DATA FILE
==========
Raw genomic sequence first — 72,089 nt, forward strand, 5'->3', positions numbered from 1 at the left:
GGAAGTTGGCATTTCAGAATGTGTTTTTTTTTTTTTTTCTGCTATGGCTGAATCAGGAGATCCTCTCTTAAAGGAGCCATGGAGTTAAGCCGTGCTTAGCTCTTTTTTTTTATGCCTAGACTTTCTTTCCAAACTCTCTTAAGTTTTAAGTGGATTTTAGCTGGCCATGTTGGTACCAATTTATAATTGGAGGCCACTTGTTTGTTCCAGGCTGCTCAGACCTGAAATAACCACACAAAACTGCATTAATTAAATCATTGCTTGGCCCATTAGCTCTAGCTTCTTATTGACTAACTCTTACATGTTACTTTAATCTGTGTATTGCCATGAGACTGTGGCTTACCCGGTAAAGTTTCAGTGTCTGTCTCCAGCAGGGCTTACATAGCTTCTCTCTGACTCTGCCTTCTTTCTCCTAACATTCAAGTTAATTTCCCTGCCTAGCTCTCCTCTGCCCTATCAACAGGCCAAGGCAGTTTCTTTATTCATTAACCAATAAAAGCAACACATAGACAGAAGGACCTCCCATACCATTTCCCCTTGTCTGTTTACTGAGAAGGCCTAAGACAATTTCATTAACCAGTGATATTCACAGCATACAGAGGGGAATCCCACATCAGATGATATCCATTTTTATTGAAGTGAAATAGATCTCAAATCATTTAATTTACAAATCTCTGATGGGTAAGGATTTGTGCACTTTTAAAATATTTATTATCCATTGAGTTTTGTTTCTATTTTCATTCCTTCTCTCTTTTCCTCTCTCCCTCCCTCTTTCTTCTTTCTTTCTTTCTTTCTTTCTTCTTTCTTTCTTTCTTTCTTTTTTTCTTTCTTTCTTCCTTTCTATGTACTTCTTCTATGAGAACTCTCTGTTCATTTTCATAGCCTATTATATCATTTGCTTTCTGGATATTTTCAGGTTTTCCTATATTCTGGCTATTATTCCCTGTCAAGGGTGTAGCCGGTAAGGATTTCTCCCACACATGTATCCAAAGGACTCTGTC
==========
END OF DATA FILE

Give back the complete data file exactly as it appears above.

Raw genomic sequence first — 72,089 nt, forward strand, 5'->3', positions numbered from 1 at the left:
GGAAGTTGGCATTTCAGAATGTGTTTTTTTTTTTTTTTCTGCTATGGCTGAATCAGGAGATCCTCTCTTAAAGGAGCCATGGAGTTAAGCCGTGCTTAGCTCTTTTTTTTTATGCCTAGACTTTCTTTCCAAACTCTCTTAAGTTTTAAGTGGATTTTAGCTGGCCATGTTGGTACCAATTTATAATTGGAGGCCACTTGTTTGTTCCAGGCTGCTCAGACCTGAAATAACCACACAAAACTGCATTAATTAAATCATTGCTTGGCCCATTAGCTCTAGCTTCTTATTGACTAACTCTTACATGTTACTTTAATCTGTGTATTGCCATGAGACTGTGGCTTACCCGGTAAAGTTTCAGTGTCTGTCTCCAGCAGGGCTTACATAGCTTCTCTCTGACTCTGCCTTCTTTCTCCTAACATTCAAGTTAATTTCCCTGCCTAGCTCTCCTCTGCCCTATCAACAGGCCAAGGCAGTTTCTTTATTCATTAACCAATAAAAGCAACACATAGACAGAAGGACCTCCCATACCATTTCCCCTTGTCTGTTTACTGAGAAGGCCTAAGACAATTTCATTAACCAGTGATATTCACAGCATACAGAGGGGAATCCCACATCAGATGATATCCATTTTTATTGAAGTGAAATAGATCTCAAATCATTTAATTTACAAATCTCTGATGGGTAAGGATTTGTGCACTTTTAAAATATTTATTATCCATTGAGTTTTGTTTCTATTTTCATTCCTTCTCTCTTTTCCTCTCTCCCTCCCTCTTTCTTCTTTCTTTCTTTCTTTCTTTCTTCTTTCTTTCTTTCTTTCTTTTTTTCTTTCTTTCTTCCTTTCTATGTACTTCTTCTATGAGAACTCTCTGTTCATTTTCATAGCCTATTATATCATTTGCTTTCTGGATATTTTCAGGTTTTCCTATATTCTGGCTATTATTCCCTGTCAAGGGTGTAGCCGGTAAGGATTTCTCCCACACATGTATCCAAAGGACTCTGTC